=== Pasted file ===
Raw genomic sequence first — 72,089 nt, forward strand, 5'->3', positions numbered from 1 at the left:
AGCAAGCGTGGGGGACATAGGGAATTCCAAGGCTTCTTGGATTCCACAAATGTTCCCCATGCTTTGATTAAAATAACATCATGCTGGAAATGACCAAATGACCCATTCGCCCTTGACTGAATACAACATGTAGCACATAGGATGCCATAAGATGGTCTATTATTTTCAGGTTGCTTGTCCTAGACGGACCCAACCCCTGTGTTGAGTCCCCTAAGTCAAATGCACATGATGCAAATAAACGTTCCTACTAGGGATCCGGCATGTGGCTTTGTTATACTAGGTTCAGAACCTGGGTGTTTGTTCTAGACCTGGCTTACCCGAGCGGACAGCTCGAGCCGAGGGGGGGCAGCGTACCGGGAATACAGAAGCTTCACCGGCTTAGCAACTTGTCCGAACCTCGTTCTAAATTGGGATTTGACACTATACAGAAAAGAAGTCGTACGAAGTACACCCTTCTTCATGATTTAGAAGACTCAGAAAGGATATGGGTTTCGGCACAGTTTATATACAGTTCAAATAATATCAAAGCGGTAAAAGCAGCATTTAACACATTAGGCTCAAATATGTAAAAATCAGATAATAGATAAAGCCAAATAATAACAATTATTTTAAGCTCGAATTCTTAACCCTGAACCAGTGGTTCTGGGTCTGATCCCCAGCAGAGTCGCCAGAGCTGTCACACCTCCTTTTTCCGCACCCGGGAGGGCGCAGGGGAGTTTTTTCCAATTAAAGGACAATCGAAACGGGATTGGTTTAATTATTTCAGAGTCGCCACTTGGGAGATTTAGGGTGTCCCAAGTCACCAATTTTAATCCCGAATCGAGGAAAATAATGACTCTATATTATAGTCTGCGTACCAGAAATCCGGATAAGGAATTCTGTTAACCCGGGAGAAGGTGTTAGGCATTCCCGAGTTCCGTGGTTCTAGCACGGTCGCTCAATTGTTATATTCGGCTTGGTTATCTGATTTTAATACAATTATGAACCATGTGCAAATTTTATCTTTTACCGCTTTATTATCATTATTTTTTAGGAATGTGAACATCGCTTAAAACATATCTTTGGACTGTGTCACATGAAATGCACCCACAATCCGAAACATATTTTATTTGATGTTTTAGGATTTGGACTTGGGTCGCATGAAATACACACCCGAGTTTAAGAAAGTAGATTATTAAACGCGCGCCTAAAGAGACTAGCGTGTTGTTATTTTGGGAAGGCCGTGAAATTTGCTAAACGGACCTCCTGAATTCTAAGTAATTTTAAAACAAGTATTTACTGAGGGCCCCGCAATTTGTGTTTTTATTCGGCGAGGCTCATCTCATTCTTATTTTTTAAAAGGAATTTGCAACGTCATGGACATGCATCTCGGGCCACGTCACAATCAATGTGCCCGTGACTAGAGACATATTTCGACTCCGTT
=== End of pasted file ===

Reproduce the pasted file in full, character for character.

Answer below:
Raw genomic sequence first — 72,089 nt, forward strand, 5'->3', positions numbered from 1 at the left:
AGCAAGCGTGGGGGACATAGGGAATTCCAAGGCTTCTTGGATTCCACAAATGTTCCCCATGCTTTGATTAAAATAACATCATGCTGGAAATGACCAAATGACCCATTCGCCCTTGACTGAATACAACATGTAGCACATAGGATGCCATAAGATGGTCTATTATTTTCAGGTTGCTTGTCCTAGACGGACCCAACCCCTGTGTTGAGTCCCCTAAGTCAAATGCACATGATGCAAATAAACGTTCCTACTAGGGATCCGGCATGTGGCTTTGTTATACTAGGTTCAGAACCTGGGTGTTTGTTCTAGACCTGGCTTACCCGAGCGGACAGCTCGAGCCGAGGGGGGGCAGCGTACCGGGAATACAGAAGCTTCACCGGCTTAGCAACTTGTCCGAACCTCGTTCTAAATTGGGATTTGACACTATACAGAAAAGAAGTCGTACGAAGTACACCCTTCTTCATGATTTAGAAGACTCAGAAAGGATATGGGTTTCGGCACAGTTTATATACAGTTCAAATAATATCAAAGCGGTAAAAGCAGCATTTAACACATTAGGCTCAAATATGTAAAAATCAGATAATAGATAAAGCCAAATAATAACAATTATTTTAAGCTCGAATTCTTAACCCTGAACCAGTGGTTCTGGGTCTGATCCCCAGCAGAGTCGCCAGAGCTGTCACACCTCCTTTTTCCGCACCCGGGAGGGCGCAGGGGAGTTTTTTCCAATTAAAGGACAATCGAAACGGGATTGGTTTAATTATTTCAGAGTCGCCACTTGGGAGATTTAGGGTGTCCCAAGTCACCAATTTTAATCCCGAATCGAGGAAAATAATGACTCTATATTATAGTCTGCGTACCAGAAATCCGGATAAGGAATTCTGTTAACCCGGGAGAAGGTGTTAGGCATTCCCGAGTTCCGTGGTTCTAGCACGGTCGCTCAATTGTTATATTCGGCTTGGTTATCTGATTTTAATACAATTATGAACCATGTGCAAATTTTATCTTTTACCGCTTTATTATCATTATTTTTTAGGAATGTGAACATCGCTTAAAACATATCTTTGGACTGTGTCACATGAAATGCACCCACAATCCGAAACATATTTTATTTGATGTTTTAGGATTTGGACTTGGGTCGCATGAAATACACACCCGAGTTTAAGAAAGTAGATTATTAAACGCGCGCCTAAAGAGACTAGCGTGTTGTTATTTTGGGAAGGCCGTGAAATTTGCTAAACGGACCTCCTGAATTCTAAGTAATTTTAAAACAAGTATTTACTGAGGGCCCCGCAATTTGTGTTTTTATTCGGCGAGGCTCATCTCATTCTTATTTTTTAAAAGGAATTTGCAACGTCATGGACATGCATCTCGGGCCACGTCACAATCAATGTGCCCGTGACTAGAGACATATTTCGACTCCGTT